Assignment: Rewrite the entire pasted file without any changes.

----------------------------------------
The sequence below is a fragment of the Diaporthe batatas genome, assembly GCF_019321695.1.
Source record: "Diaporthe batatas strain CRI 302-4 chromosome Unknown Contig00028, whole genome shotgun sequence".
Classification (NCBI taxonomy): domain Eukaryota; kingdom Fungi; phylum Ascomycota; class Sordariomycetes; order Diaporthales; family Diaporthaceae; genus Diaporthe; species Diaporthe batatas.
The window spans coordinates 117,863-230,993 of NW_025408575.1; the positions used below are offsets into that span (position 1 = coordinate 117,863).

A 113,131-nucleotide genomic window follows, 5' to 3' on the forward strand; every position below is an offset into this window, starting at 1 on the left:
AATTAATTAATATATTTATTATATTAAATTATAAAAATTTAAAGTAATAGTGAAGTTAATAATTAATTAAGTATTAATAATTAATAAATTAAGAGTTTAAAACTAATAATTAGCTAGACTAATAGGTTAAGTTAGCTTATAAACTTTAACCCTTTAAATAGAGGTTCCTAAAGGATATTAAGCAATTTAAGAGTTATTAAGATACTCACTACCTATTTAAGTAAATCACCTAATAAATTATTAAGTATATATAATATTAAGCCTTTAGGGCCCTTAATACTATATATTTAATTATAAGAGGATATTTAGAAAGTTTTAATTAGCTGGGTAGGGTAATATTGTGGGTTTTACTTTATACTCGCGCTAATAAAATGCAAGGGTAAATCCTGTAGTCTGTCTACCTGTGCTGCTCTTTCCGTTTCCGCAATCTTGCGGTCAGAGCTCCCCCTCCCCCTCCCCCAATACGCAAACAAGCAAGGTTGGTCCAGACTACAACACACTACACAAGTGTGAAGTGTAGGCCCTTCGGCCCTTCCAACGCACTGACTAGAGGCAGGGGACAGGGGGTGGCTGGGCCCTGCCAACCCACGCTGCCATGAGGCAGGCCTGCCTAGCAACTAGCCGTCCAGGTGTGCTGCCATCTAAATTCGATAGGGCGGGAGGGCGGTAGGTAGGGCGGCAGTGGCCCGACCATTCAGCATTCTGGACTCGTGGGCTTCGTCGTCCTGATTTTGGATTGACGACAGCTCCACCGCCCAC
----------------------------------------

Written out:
The sequence below is a fragment of the Diaporthe batatas genome, assembly GCF_019321695.1.
Source record: "Diaporthe batatas strain CRI 302-4 chromosome Unknown Contig00028, whole genome shotgun sequence".
Classification (NCBI taxonomy): domain Eukaryota; kingdom Fungi; phylum Ascomycota; class Sordariomycetes; order Diaporthales; family Diaporthaceae; genus Diaporthe; species Diaporthe batatas.
The window spans coordinates 117,863-230,993 of NW_025408575.1; the positions used below are offsets into that span (position 1 = coordinate 117,863).

A 113,131-nucleotide genomic window follows, 5' to 3' on the forward strand; every position below is an offset into this window, starting at 1 on the left:
AATTAATTAATATATTTATTATATTAAATTATAAAAATTTAAAGTAATAGTGAAGTTAATAATTAATTAAGTATTAATAATTAATAAATTAAGAGTTTAAAACTAATAATTAGCTAGACTAATAGGTTAAGTTAGCTTATAAACTTTAACCCTTTAAATAGAGGTTCCTAAAGGATATTAAGCAATTTAAGAGTTATTAAGATACTCACTACCTATTTAAGTAAATCACCTAATAAATTATTAAGTATATATAATATTAAGCCTTTAGGGCCCTTAATACTATATATTTAATTATAAGAGGATATTTAGAAAGTTTTAATTAGCTGGGTAGGGTAATATTGTGGGTTTTACTTTATACTCGCGCTAATAAAATGCAAGGGTAAATCCTGTAGTCTGTCTACCTGTGCTGCTCTTTCCGTTTCCGCAATCTTGCGGTCAGAGCTCCCCCTCCCCCTCCCCCAATACGCAAACAAGCAAGGTTGGTCCAGACTACAACACACTACACAAGTGTGAAGTGTAGGCCCTTCGGCCCTTCCAACGCACTGACTAGAGGCAGGGGACAGGGGGTGGCTGGGCCCTGCCAACCCACGCTGCCATGAGGCAGGCCTGCCTAGCAACTAGCCGTCCAGGTGTGCTGCCATCTAAATTCGATAGGGCGGGAGGGCGGTAGGTAGGGCGGCAGTGGCCCGACCATTCAGCATTCTGGACTCGTGGGCTTCGTCGTCCTGATTTTGGATTGACGACAGCTCCACCGCCCAC